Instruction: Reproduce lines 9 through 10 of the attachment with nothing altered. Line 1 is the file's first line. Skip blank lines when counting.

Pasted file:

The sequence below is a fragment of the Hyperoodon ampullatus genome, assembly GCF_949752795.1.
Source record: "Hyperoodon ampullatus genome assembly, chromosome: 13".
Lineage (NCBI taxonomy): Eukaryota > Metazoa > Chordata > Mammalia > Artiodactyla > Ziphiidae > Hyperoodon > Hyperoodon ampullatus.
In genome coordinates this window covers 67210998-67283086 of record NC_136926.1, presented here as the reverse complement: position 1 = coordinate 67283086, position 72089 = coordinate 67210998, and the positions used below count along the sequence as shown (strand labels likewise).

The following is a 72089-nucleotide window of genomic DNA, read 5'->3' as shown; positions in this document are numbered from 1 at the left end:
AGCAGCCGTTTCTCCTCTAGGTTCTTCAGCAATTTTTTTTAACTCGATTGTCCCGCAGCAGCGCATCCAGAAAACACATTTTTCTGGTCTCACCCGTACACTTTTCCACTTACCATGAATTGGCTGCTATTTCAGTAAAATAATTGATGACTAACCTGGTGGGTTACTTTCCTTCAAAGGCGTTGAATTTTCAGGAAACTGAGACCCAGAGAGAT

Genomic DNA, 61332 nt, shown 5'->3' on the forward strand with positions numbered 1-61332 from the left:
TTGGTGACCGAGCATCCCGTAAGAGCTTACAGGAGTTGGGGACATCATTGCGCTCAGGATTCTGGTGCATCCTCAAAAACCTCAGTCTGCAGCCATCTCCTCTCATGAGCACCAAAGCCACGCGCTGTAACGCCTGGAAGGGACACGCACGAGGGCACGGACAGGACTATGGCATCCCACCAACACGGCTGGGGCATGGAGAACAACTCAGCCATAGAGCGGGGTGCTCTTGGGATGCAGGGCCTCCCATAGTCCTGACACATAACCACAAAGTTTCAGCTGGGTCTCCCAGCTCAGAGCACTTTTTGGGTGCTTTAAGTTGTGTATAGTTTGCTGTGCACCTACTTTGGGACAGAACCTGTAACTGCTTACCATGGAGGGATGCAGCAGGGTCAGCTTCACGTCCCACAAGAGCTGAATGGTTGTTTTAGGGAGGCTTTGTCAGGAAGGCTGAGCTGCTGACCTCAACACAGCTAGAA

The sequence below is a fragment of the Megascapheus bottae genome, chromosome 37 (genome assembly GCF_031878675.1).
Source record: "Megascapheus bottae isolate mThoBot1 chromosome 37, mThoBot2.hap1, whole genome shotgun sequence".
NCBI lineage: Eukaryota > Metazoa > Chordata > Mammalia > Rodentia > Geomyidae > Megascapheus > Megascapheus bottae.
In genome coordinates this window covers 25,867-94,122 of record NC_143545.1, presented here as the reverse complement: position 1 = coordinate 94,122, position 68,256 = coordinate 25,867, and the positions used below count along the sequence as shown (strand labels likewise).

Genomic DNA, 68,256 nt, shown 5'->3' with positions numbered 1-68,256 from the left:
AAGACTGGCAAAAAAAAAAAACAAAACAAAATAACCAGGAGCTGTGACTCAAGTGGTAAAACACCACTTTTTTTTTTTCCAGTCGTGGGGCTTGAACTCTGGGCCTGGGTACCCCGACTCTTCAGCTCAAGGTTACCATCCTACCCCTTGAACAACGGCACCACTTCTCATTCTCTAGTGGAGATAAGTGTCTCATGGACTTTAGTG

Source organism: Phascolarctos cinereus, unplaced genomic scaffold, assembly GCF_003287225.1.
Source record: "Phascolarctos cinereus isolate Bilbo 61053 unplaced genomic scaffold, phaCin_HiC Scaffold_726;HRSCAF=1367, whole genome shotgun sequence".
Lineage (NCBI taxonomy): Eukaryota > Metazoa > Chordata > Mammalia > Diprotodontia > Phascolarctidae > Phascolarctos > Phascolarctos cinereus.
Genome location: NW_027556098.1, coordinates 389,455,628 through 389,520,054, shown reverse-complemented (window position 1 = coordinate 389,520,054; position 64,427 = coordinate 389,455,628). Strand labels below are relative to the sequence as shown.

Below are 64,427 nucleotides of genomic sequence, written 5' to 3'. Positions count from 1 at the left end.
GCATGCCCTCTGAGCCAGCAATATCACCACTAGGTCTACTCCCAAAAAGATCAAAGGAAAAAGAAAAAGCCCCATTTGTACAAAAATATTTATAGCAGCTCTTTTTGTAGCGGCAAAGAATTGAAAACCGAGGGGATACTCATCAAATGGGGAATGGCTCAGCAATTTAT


The sequence below is a fragment of the Megascapheus bottae genome, chromosome 37 (genome assembly GCF_031878675.1).
Source record: "Megascapheus bottae isolate mThoBot1 chromosome 37, mThoBot2.hap1, whole genome shotgun sequence".